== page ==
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Adjustable-rate loans making a comeback

Adjustable-rate mortgages, which all but vanished during the housing bust, are again gaining popularity.

Home prices and interest rates rose last year, and adjustable mortgages can help keep the monthly payment affordable – at least temporarily. Such mortgages offer a lower initial rate, but that rate can rise over time with market changes.

With interest rates expected to rise this year, the proportion of those ARMs could increase further.

“Generally, as rates increase, ARMs become more popular,” said Guy D. Cecala, publisher of Inside Mortgage Finance.

Lenders recently offered, on average, a 3.05 percent interest rate for a 5/1-year ARM. Borrower would get that rate for five years, and then the loan starts to adjust annually with the market. That’s compared with 4.53 percent for a 30-year fixed loan, according to mortgage giant Freddie Mac.

Mortgage brokers say borrowers who plan to move after a few years, or those with considerable, but irregular, income could be well-suited for an ARM.

“A big percentage of my clients are freelance employees in entertainment,” Ciolino said. “So they are going job to job, and they are concerned with having a higher mortgage payment.”

ARMs have been most popular in some higher-priced communities. That’s a contrast to last decade’s housing bubble, when lenders flooded working-class communities with extremely risky mortgages. One such product – known as the option ARM – allowed borrowers to pay even less than the interest owed, swelling the size of the loan as unpaid interest was added on to principal.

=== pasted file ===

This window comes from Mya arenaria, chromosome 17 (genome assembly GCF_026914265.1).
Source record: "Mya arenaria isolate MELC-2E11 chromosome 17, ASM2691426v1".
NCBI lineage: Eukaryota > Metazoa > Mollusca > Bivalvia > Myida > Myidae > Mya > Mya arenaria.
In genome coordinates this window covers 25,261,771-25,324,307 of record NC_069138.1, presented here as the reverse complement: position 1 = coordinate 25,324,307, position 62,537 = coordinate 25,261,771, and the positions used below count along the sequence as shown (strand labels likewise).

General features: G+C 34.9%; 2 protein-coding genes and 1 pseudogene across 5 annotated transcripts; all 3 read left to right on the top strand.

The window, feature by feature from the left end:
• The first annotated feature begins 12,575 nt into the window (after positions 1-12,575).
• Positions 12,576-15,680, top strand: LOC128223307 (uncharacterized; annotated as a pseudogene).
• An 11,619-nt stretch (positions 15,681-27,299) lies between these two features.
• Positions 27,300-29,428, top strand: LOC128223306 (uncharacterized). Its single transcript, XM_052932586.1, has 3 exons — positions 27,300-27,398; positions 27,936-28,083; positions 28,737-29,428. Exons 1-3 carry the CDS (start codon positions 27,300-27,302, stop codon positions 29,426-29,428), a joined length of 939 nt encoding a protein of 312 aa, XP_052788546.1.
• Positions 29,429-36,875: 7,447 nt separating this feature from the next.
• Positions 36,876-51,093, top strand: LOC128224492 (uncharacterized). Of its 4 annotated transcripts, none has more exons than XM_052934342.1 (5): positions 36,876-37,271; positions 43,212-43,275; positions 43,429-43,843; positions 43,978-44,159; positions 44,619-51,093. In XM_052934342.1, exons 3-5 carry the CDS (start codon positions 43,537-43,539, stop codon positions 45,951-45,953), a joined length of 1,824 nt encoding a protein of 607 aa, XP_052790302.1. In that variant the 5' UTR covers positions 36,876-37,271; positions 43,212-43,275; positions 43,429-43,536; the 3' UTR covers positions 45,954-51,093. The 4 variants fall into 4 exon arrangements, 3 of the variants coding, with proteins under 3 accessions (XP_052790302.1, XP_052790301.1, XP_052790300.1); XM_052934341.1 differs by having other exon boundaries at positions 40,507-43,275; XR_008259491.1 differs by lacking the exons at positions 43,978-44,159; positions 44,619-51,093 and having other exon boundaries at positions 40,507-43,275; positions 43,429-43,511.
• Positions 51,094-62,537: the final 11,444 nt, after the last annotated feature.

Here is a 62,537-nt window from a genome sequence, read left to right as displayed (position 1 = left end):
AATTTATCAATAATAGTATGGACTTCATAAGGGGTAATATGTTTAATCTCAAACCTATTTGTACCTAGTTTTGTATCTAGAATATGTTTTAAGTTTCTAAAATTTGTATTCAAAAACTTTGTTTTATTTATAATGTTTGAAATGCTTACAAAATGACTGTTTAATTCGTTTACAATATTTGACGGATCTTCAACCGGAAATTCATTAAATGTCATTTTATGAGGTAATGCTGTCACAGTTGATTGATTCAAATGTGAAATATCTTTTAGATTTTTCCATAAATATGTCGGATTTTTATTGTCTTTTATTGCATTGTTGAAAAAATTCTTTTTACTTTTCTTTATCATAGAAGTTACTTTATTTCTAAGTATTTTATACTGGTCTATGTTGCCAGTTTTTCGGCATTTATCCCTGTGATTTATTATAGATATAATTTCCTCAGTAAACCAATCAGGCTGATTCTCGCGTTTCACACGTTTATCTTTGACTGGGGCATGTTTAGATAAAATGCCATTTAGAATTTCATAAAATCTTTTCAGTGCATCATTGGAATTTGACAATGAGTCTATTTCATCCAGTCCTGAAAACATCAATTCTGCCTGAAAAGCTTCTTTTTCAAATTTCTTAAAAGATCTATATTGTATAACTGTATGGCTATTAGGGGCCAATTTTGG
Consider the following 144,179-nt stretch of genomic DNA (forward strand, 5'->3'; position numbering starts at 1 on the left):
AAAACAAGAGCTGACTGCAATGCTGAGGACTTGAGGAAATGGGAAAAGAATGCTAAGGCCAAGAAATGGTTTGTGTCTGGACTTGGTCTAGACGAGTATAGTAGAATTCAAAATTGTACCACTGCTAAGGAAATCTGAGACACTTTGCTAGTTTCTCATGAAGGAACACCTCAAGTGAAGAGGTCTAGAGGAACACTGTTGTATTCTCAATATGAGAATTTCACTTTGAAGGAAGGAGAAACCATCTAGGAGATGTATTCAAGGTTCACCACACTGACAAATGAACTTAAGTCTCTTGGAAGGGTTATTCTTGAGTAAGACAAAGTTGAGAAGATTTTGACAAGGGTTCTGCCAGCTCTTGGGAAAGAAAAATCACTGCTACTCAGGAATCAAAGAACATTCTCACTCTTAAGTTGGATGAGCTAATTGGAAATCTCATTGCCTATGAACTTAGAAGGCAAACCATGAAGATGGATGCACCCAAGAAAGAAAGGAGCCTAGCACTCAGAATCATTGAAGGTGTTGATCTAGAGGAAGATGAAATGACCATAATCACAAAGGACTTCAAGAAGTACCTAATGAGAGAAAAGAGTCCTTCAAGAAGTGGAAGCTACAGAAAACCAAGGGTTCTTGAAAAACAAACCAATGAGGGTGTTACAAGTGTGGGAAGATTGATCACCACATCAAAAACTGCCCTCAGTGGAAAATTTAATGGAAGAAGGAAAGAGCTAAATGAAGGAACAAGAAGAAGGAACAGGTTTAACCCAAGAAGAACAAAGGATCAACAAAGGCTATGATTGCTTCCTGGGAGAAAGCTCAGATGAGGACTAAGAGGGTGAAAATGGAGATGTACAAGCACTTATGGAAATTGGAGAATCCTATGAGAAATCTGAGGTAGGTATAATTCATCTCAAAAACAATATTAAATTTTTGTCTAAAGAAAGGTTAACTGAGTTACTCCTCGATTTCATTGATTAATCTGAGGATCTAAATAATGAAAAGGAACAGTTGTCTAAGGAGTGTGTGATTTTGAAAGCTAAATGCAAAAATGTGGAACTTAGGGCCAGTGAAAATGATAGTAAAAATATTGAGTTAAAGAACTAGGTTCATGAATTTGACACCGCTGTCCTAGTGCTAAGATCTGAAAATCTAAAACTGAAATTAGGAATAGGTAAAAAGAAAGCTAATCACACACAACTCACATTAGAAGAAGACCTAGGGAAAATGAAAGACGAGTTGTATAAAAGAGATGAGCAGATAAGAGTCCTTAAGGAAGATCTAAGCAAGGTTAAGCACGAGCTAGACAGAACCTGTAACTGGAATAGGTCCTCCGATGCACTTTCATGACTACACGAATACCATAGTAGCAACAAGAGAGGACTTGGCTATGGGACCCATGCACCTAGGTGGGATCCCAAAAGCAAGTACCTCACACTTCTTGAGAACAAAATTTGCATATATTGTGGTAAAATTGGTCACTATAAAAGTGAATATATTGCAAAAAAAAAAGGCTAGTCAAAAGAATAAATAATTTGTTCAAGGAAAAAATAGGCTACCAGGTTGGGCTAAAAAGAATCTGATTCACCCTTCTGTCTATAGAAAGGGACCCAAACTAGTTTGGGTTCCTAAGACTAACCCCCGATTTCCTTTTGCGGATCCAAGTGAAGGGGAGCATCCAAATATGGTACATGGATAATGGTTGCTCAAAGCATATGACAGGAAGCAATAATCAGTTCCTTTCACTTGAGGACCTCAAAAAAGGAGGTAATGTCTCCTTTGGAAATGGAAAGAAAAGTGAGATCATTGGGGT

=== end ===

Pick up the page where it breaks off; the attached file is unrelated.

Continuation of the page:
Many borrowers who took such loans bet home prices would continue to rise, allowing them to easily refinance or sell before the first adjustment. Many got burned when home prices plummeted, preventing any refinancing.

It’s unclear whether such thinking has changed, but the loans have. The crash stung lenders as well, making them skittish about offering the riskiest products.

Largely gone are option ARMs and loans with very low “teaser” rates that quickly exploded into payments that borrowers couldn’t afford. Lenders during the bubble years also qualified borrowers based on teaser rates, increasing the likelihood of default.

“The ARM products that remain in the marketplace today … are really venerable, long-dated products,” said Keith T. Gumbinger, vice president of financial publisher HSH.com.

New federal regulations that took effect in January should further curtail some of the riskier ARMs, including interest-only products and those with balloon payments.

Adjustable-rate loans may work for some buyers, such as a family in which one parent will return to work after staying home with the kids, said Gary Kalman, an executive vice president with the Center for Responsible Lending.

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